The Tactical Traveler By Joe Brancatelli
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The Business Travel Briefing for January 17-31, 2019
The briefing in brief: JetBlue dominates Boston/Logan despite Delta's new flights. ReallyStup: Marriott renames its loyalty program Bonvoy. Air Italy adds Milan nonstops from Chicago and Toronto. Airport clubs are hot global commodities. California Pacific is grounded. And more.

JetBlue Still Rules the Roost in Boston, But Delta Keeps Trying
Delta Air Lines is pouring flights into Boston/Logan, one of the nation's fastest-growing airports. In fact, last month it announced a spate of new domestic and international routes. It also plans to take over almost all 21 gates at Terminal A. But a decade after our last look at Boston's competitive situation, Delta has fallen further behind JetBlue Airways, the market leader. According to U.S. government statistics, JetBlue controls more than 31 percent of the Logan market, up from about 17 percent in 2009. Delta remains mired at around 13 percent. (The big loser at Logan? American Airlines. It and US Air controlled around 30 percent of Boston's capacity in 2009. It's down to 20 percent now.) Will any of Delta's new flights change the competitive balance? Probably not but more choice is always better. Delta will launch routes to Newark, Cleveland and Washington/National. Cleveland begins April 1 while Newark and Washington launch on September 9. (United, which has been flying between Boston and its former hub in Cleveland, is responding by running away. It ends its Cleveland run on March 30.) Meanwhile, Delta's international partners have already announced new flights to Amsterdam (KLM, starting March 31) and Seoul (Korean Air, launching April 12). Delta will add seasonal flights to Edinburgh and Lisbon on May 23. Delta and friends aren't the only airlines expanding international runs at Logan, however. Norwegian is adding two Europe routes. Flights to Rome begin March 31 and service to Madrid launches May 2.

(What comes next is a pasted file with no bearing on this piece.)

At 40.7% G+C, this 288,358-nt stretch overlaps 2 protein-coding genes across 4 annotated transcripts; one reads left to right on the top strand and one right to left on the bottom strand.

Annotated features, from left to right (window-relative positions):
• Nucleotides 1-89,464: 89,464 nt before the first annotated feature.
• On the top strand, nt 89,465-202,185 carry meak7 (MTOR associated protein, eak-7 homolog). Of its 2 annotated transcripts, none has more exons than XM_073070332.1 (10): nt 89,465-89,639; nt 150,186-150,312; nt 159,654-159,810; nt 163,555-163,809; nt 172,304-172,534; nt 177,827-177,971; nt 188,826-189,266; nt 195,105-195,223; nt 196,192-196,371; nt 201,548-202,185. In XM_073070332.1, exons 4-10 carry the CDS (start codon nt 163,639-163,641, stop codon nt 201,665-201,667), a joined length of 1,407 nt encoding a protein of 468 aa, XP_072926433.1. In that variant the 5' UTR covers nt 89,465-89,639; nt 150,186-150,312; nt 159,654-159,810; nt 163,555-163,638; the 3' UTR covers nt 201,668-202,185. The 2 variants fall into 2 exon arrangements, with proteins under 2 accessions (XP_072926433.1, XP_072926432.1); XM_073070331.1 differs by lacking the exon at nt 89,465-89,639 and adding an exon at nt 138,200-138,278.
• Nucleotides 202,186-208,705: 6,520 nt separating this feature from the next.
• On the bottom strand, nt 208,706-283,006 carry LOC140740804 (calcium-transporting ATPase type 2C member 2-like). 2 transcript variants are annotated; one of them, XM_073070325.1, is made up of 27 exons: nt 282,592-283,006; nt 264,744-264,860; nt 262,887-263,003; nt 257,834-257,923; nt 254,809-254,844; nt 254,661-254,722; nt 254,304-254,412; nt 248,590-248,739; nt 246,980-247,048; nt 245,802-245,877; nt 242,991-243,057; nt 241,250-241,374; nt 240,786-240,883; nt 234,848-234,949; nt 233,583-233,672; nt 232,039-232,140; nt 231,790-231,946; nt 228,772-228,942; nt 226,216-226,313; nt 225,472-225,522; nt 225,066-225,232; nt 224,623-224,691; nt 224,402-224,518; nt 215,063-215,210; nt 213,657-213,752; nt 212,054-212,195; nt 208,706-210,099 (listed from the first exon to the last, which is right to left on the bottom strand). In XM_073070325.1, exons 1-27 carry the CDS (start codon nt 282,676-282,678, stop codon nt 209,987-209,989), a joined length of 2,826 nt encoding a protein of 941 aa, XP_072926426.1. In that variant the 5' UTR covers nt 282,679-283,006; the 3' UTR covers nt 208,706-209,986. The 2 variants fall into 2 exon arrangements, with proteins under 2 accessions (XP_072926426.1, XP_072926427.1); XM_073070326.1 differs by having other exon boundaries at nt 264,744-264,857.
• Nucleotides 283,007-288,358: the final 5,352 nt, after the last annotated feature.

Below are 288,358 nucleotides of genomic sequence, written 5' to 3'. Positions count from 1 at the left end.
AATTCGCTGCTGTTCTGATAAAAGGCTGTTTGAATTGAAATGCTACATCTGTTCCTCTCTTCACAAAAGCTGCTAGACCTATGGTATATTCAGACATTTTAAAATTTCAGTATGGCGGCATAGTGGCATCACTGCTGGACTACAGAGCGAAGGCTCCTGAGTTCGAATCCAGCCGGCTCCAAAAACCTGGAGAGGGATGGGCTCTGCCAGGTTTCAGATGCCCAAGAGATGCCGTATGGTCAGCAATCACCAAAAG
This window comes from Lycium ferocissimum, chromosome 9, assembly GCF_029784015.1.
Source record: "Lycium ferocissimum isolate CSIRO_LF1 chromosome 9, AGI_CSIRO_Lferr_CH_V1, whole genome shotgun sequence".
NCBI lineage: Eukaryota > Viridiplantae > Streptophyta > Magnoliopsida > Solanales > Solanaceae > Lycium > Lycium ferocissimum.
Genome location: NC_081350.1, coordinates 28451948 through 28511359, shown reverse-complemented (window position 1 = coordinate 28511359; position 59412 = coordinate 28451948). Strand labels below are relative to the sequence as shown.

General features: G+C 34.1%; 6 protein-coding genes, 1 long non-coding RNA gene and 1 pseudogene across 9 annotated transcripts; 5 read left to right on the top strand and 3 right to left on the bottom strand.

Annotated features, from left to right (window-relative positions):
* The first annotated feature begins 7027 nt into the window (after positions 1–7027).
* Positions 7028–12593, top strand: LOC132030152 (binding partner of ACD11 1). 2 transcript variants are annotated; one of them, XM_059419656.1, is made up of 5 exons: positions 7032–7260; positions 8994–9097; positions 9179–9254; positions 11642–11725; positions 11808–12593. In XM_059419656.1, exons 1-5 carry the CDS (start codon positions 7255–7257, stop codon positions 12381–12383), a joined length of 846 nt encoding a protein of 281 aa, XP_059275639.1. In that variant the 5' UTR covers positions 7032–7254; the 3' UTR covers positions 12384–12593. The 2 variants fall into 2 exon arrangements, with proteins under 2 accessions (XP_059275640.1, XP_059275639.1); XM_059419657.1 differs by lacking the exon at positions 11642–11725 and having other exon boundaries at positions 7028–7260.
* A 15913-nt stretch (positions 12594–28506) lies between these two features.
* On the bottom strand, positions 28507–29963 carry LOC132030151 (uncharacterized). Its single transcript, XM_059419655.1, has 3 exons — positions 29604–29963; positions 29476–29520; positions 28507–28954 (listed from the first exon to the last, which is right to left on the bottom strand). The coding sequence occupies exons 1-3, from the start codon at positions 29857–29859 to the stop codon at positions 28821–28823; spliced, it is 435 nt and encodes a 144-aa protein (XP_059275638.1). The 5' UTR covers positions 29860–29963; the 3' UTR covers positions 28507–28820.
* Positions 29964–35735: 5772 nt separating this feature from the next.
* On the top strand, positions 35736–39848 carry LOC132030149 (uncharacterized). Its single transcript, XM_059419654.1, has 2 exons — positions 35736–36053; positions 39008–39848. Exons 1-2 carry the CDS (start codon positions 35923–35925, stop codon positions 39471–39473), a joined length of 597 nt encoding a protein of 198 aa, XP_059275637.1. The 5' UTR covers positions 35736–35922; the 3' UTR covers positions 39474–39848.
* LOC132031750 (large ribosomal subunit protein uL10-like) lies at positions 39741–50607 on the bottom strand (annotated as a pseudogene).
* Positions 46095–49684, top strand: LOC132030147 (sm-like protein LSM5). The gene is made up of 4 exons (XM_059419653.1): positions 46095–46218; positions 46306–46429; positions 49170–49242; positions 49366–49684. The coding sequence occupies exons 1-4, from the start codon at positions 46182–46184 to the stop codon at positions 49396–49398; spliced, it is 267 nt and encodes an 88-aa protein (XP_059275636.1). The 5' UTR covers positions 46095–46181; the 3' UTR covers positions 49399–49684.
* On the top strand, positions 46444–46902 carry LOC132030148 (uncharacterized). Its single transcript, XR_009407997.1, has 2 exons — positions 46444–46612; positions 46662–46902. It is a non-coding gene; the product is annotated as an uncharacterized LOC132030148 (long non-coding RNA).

Marriott Rewards Is Becoming Marriott Bonvoy, a ReallyStup Name
Marriott announced this week that Marriott Rewards will become Marriott Bonvoy starting next month. The ReallyStup name is apparently a meaningless mash-up of "bon voyage" and will be the umbrella replacement for Marriott Rewards, Starwood Preferred Guest and Ritz-Carlton Rewards. Marriott also announced the rebranding of two elite tiers. Titanium Elite replaces Platinum Premier Elite (75 nights) and Ambassador Elite is the new name for customers who register 100 nights and $20,000 in spend each year. Separately, Marriott said the new Tier 8 (with award prices as high as 100,000 points per night) becomes effective with the start of the new membership year on March 1. Marriott released a ReallyStup video to promote the Bonvoy launch.
      World of Hyatt is realigning its elite benefits. Not improving them, just moving them around. At 20 nights or 35,000 points, for example, you receive two Club Lounge awards. There are additional benefits for each additional 10 nights. At 60 nights or 100,000 points, you reach Globalist level and receive more benefits for each additional 10 nights. Complete details are here.
      Delta Air Lines has backed off its changes for lifetime members of Sky Clubs. They can continue to enter the club so long as they have a same-day ticket on any airline. That is a restoration of conditions that existed when travelers purchased Lifetime Membership.

More All-Suite Hotels for Europe Have Arrived
All-suite and extended-stay hotels are a standard in U.S. markets but they have been slow to spread to Europe, where open land is scarce and hotel developers have been reluctant to build larger-scale properties. Marriott Residence Inn and the Hyatt House chains have made inroads, however, and now InterContinental's Staybridge Suites has crossed the pond. A Staybridge branch opened last month across from the Dutch Parliament in The Hague, capital of the Netherlands. And this week a 145-room Staybridge opened on the Bath Road at the edge of London's Heathrow Airport. The Heathrow branch is the first component of a dual-branded property; a traditional Holiday Inn will open later in the year.